Sep. 25—LIMA — Diane Tegenkamp lost her son, Joel, to suicide in 2014.
She shared her story with those gathered of Saturday's Suicide Prevention and Awareness Walk at the Veterans Memorial Civic Center. She provided some information on what to look out for in a loved one that might be considering ending their life.
"It can be different for everyone, Tegenkamp said. "Usually, there are some subtle signs — that could be a change in mood or habits... They may stop eating. They may stop taking care of themselves... They may refuse to engage with family members, or even do activities with their friends
"You may start to notice a pattern or a theme that they are no longer doing their usual routine of things And they may be sullen, withdrawn. They could be irritable."
She now works as a prevention specialist at the Prevention, Awareness Support Services office.
"And then eventually, if they really are entertaining thoughts of taking their life — there's a calmness that really throws people off guard because at that point in time, the person who's contemplating suicide is at peace with the plan that they have made, and they intend to carry it out," Tegenkamp said.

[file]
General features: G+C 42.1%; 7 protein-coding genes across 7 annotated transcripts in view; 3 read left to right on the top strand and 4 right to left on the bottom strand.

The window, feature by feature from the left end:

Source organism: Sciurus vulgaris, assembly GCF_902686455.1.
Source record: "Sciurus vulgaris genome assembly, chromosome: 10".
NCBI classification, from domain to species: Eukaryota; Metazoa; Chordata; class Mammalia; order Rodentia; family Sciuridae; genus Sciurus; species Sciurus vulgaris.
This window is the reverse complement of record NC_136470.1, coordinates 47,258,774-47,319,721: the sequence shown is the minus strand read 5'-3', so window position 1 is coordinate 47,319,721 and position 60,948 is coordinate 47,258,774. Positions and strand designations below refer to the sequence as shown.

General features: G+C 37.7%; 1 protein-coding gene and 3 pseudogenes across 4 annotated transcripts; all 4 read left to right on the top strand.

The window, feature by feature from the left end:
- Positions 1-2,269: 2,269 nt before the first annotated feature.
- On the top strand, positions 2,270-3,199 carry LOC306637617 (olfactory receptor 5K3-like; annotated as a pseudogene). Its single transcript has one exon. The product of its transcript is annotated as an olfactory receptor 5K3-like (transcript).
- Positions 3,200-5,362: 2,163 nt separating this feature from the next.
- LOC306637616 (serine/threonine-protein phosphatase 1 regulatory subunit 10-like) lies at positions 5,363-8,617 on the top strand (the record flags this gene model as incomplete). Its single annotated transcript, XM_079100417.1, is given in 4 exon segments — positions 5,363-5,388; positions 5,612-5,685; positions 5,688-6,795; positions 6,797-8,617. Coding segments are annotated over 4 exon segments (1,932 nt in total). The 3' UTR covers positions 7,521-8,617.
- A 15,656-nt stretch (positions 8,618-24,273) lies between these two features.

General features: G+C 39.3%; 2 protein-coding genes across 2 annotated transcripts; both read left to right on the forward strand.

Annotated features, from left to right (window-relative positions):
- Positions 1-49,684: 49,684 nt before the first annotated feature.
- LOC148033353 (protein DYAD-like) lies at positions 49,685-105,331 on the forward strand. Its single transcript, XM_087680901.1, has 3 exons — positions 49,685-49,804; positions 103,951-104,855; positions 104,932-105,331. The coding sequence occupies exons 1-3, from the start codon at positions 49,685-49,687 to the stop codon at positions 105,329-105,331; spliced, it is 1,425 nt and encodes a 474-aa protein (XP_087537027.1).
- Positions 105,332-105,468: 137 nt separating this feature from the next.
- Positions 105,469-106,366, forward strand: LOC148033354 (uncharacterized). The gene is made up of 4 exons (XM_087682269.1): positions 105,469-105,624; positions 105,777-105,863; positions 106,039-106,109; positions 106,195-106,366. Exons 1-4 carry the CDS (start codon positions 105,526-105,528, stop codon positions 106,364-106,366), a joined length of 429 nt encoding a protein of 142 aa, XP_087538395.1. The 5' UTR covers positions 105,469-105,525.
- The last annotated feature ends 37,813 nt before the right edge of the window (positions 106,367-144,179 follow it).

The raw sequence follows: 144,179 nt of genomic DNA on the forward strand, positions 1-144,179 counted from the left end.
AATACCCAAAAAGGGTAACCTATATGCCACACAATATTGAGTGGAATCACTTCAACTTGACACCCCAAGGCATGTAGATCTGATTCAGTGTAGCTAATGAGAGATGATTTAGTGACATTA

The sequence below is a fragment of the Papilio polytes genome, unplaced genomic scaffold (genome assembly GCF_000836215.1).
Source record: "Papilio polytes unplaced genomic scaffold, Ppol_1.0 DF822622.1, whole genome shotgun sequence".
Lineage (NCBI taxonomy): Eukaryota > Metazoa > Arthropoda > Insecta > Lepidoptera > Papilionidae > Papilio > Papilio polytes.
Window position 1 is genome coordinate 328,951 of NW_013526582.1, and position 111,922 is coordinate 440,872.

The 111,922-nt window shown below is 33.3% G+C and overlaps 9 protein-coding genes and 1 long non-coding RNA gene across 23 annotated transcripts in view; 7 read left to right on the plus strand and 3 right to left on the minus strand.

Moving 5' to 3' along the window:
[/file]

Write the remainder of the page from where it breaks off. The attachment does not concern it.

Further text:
If you or a loved one is considering suicide, you can call the Helpline at 1-800-567-HOPE (4673).Alex Odenweller is a member of the Suicide Prevention Coalition and was at the walk to support the group.
"I'm an outside member. I came from Delphos," Odenweller said. "I really joined the group because I went to one meeting, and it was a heck of a group of guys and ladies that devote a whole ton of time, their careers to helping people with mental health issues and getting the stigma out of mental health."
He's seen what happens when loved ones kills themselves.
"I think we had four or five individuals both in high school then parents of high school students that I grew up with that had been lost to suicide over the span of four or five years. So I felt the duty with being involved in that to lend a hand to help," Odenweller said.
Tami Colon, executive director of the Mental Health and Recovery Services Board for Allen, Auglaize and Hardin Counties, said the coronavirus pandemic has resulted in more people taking their lives.
"Yes, suicides are on the rise, increasing since COVID. So there is some reason to believe there's a correlation," Colon said. "The isolation, the economic conditions that some people are living in, the jobs that people lost that were part of their identity. Kids not being able to experience life events. So it's definitely has taken a toll on people's mental health."
Reach Sam Shriver at 567-242-0409.